The West Midlands is on course to report an export surplus for the first time in 15 years next year as international trade continues to soar.
Experts predict the region will export more goods than it imports for the first time since 1998 on the back of a manufacturing renaissance led by Jaguar Land Rover.
It would represent a remarkable turnaround for trade in the region, as last year it imported more than £11 billion more goods than it exported and has generally seen its export deficit grow year-on year.
However, exports have grown by 30 per cent in the region since 2011 – which is 15 times the UK average of two per cent and indeed country-wide exports would have dipped were it not for growth in the West Midlands.
Currently the North East is the only UK region which exports more than it imports, but it sells less than half of the goods the West Midlands does abroad and has seen a 12 per cent fall since 2011.
Paul Noon, West Midlands international trade director at UK Trade and Investment, said the surge in business overseas meant his target to double exports from the West Midlands in nine years was in place to be met within seven.
However, he highlighted skills issues and languages as a barrier to continuing the growth.
He said: “Our target is to double exports by 2020. If we keep going the way we are we will have done it by 2018.
“A lot of people say I have created a noose for myself with these predictions, but as far as I am concerned, we will double them, and then once that has happened we’ll look to double again.
“There are some game-changing things we can look at – things around languages and being in markets where you can grow most quickly, and where there is most possibility to grow.
“If we carry on at this rate it is possible.”
He added: “As a region we are not in surplus yet, but we are heading towards it.
“Growth in imports has generally been smaller than growth in exports, and I am confident we’ll head into surplus soon.”
Exports account for more than a fifth of gross value-added (GVA) in the West Midlands, and the region sells 11.6 per cent of the goods shipped abroad from the UK.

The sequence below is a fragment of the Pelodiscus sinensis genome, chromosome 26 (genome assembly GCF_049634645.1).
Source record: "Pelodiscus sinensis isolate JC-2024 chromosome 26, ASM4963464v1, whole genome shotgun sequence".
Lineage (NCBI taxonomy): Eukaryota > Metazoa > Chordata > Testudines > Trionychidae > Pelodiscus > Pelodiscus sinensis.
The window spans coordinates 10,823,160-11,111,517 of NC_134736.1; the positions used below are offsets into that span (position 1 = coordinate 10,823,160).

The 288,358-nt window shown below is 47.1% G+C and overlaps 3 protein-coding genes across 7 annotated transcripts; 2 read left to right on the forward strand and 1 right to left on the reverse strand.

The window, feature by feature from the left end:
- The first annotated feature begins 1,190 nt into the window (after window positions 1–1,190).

While HMRC trade statistics only chart the funds raised from selling goods, Mr Noon said the region has enjoyed a similar rise in the export of services.
The 30 per cent rise the region has seen since the first quarter of 2011 compares to a fall of more than a fifth in London, 12 per cent in the North West and North East, and a slight fall in the South East.
The East Midlands is the next best performing, up 15 per cent, followed by the South West, up 10 per cent and Yorkshire and the Humber, up seven per cent.
The rise in exports from the West Midlands – in tandem with the rise in sales to China – has been driven by the automotive sector, which accounted for 43.5 per cent of exports in the first quarter of the year.
However, Mr Noon said the data showed that there was more to West Midlands exports than Jaguar Land Rover and its supply chain.
He explained: “Our exports grew by £1 billion in the last quarter. Since 2011 the whole of that sector has only gone up by £1 billion. This shows automotive isn’t the whole story, but it is a big part of it.”
He said JLR had played a major role, and believed it has more potential for growth.
He added: “I think companies are growing at an exponential rate. It is not only Jaguar Land Rover – if we didn’t have Jaguar Land Rover we’d be talking about JCB or Carillion.
“But the scope for Jaguar Land Rover is huge – they are nowhere near the likes of BMW. There is a lot of potential for growth. It is a cyclical business, the automotive sector, but they are doing all the right things.”
The region’s export rise has largely come from growth regions, like the Far East, Russia and Brazil.
Meanwhile, issues with the eurozone have meant exports have gone backwards in the European Union – but Mr Noon said there was evidence that was about to turn round.
However, he said a shortage of engineering skills continued to threaten growth potential.
He is also calling for more to be done to improve language skills in West Midlands businesses.
He said: “It is costing this country billions of pounds a year that we don’t have enough people who speak enough languages.
“We need to have people speaking Portuguese, Spanish, Mandarin and Arabic.
“I have spoken to the Chamber of Commerce about engaging with skills and encouraging more youngsters to learn languages.
“While it is true that English is the international language of business, this is really an important thing going forward.
“It gives you and edge, and is also respectful.”